Module 10: Violence Against Journalists
The Committee on the Elimination of Discrimination against Women defines gender-based violence to include that “which is directed against a woman because she is a woman or that affects women disproportionately”.(1) States have an obligation to avoid perpetrating such violence themselves, but must also take “all appropriate measures to prevent, as well as to investigate, prosecute, punish and provide reparations for, acts or omissions by non-State actors that result in gender-based violence against women”.(2) Violence against female journalists on account of their work is, like all such forms of violence, an attack on freedom of expression.
Accordingly, States are obliged to address violence against female journalists not only under their obligations to protect freedom of expression but also as part of their obligations to address discrimination against women. United Nations bodies, including the Human Rights Council, Security Council and the General Assembly, have issued resolutions strongly condemning attacks on female journalists.(3) For example, the Human Rights Council:
“[C]ondemns unequivocally the specific attacks on women journalists and media workers in relation to their work, such as gender-based discrimination, including sexual and gender-based violence, threats, intimidation and harassment, online and offline”(4)
In practice, however, female journalists continue to experience gender-based violence in the course of their work. Women represent a small portion of the journalists who are killed while pursuing journalistic work. However, female journalists are disproportionally likely to experience gender-based violence.(5) Sexual violence, sexual harassment, online harassment, rape and the threat of rape are all tools used to intimidate female journalists and discourage their work. Such acts are underreported, due to cultural stigmas or fear of retaliation in the workplace.(6) Other types of sexist harassment or threats can also have serious consequences. One global survey of female journalists found that 37% avoided reporting on certain topics because of attacks or harassment they had experienced.(7)
Female journalists are also much more likely to experience certain forms of online violence.(8) A major 2020 UNESCO report on the topic found that 73% of female journalists who responded had experienced online violence. 42% were targeted with reputational threats, 25% received threats of physical violence, 18% were threatened with sexual violence, and 13% received threats directed at persons close to them.(9) For 12% of respondents, the effects of online violence were so serious that they sought medical or psychological help.(10) Some forms of online attacks are particularly gendered, such as the non-consensual sharing of intimate images, harassment via misogynistic or sexualised content, or the use of “deepfake” videos (videos which appear to portray someone but in fact are fake and yet this is very to detect) to harm the reputation of female journalists.(11)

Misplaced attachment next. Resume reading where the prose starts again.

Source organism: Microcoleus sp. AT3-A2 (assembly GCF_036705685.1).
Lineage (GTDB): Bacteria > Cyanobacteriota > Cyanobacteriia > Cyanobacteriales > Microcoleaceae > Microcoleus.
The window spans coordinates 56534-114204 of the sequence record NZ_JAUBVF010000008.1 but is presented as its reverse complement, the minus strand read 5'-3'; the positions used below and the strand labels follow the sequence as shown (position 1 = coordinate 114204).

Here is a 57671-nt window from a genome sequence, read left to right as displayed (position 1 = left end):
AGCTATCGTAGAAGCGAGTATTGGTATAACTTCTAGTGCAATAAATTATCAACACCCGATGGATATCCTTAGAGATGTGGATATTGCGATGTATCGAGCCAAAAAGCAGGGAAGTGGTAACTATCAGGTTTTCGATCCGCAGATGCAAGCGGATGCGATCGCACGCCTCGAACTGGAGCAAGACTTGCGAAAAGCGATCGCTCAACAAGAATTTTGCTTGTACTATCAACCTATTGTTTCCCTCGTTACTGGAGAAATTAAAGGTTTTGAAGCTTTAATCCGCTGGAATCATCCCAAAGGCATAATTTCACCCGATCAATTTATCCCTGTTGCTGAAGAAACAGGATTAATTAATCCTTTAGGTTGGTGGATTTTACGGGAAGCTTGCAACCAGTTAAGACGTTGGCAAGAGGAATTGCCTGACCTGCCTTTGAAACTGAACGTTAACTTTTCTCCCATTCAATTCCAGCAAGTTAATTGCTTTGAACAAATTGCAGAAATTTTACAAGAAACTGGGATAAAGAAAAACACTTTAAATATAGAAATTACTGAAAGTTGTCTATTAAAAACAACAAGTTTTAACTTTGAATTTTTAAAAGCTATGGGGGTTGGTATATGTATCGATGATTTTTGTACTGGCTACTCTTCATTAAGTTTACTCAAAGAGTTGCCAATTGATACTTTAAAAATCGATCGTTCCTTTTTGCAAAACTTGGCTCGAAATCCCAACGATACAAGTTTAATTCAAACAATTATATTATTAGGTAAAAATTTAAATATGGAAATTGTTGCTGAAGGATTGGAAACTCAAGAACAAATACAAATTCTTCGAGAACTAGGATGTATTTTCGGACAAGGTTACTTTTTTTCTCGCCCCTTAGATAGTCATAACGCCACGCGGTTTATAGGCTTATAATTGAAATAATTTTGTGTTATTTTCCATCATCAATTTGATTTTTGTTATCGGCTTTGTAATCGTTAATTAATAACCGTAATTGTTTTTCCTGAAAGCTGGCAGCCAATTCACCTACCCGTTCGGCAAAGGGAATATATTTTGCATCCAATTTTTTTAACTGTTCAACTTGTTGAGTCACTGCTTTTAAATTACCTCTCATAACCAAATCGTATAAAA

Given the distinctive harms experienced by female journalists, as well as cultural and social factors which may impact their experience of violence, measures taken to address journalist safety must take a gender sensitive approach.(12) For example:
- Preventative measures should specifically address gender-based violence. This could include initiatives to combat harmful gender-based stereotypes, incorporate gender-sensitive content into awareness-raising and training programmes about violence against journalists, collect sex-disaggregated data about attacks on journalists or develop gender-sensitive investigation procedures.(13) Public officials and authorities are also encouraged to avoid misogynist or discriminatory language towards female journalists.(14)
- Protection mechanisms should also be gender-sensitive. Plans and protocols designed for the protection of journalists, for example, should address gender-specific risks and needs.(15)
- Investigation, prosecution and redress should also incorporate gender considerations. Violence against women is often under-reported due to fear of further retaliatory attacks and cultural stigmas, especially around sexual violence. Gender-sensitive training of investigatory and prosecutorial authorities is therefore particularly important. States may also specifically need to strengthen their ability to investigate and respond to online gender-based violence.
In the online context, many of the major platforms have introduced initiatives to address women’s safety but smaller or newer platforms may still lack such initiatives.(16) that there is limited transparency around how complaints are handled.(17) Greater efforts are needed to protect women from gender-based violence online, but platforms need to develop such policies transparently, in consultation with civil society and leading experts, and in a manner which reflects concern for principles of freedom of expression.
While this discussion has focused on gender-based violence against women, gender non-conforming journalists may experience particularly harmful forms of gender-based violence which also require correspondingly gender-sensitive responses.